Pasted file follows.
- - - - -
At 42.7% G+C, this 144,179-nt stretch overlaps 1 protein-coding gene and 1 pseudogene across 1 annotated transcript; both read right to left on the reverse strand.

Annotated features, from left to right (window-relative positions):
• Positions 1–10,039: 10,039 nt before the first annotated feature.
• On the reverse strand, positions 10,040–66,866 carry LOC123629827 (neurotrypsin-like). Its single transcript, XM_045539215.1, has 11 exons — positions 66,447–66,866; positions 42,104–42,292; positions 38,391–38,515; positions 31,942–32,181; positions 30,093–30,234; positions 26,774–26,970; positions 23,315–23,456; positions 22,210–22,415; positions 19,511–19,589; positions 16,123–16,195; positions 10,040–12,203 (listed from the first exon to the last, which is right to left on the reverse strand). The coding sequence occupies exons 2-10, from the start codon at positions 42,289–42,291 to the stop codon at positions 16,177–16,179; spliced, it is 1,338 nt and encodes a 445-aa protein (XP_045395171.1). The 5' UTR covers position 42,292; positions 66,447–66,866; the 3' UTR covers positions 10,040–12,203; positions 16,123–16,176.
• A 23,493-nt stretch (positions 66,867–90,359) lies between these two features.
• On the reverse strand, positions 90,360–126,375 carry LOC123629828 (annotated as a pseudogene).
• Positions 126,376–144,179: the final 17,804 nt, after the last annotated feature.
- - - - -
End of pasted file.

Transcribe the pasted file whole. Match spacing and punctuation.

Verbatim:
At 42.7% G+C, this 144,179-nt stretch overlaps 1 protein-coding gene and 1 pseudogene across 1 annotated transcript; both read right to left on the reverse strand.

Annotated features, from left to right (window-relative positions):
• Positions 1–10,039: 10,039 nt before the first annotated feature.
• On the reverse strand, positions 10,040–66,866 carry LOC123629827 (neurotrypsin-like). Its single transcript, XM_045539215.1, has 11 exons — positions 66,447–66,866; positions 42,104–42,292; positions 38,391–38,515; positions 31,942–32,181; positions 30,093–30,234; positions 26,774–26,970; positions 23,315–23,456; positions 22,210–22,415; positions 19,511–19,589; positions 16,123–16,195; positions 10,040–12,203 (listed from the first exon to the last, which is right to left on the reverse strand). The coding sequence occupies exons 2-10, from the start codon at positions 42,289–42,291 to the stop codon at positions 16,177–16,179; spliced, it is 1,338 nt and encodes a 445-aa protein (XP_045395171.1). The 5' UTR covers position 42,292; positions 66,447–66,866; the 3' UTR covers positions 10,040–12,203; positions 16,123–16,176.
• A 23,493-nt stretch (positions 66,867–90,359) lies between these two features.
• On the reverse strand, positions 90,360–126,375 carry LOC123629828 (annotated as a pseudogene).
• Positions 126,376–144,179: the final 17,804 nt, after the last annotated feature.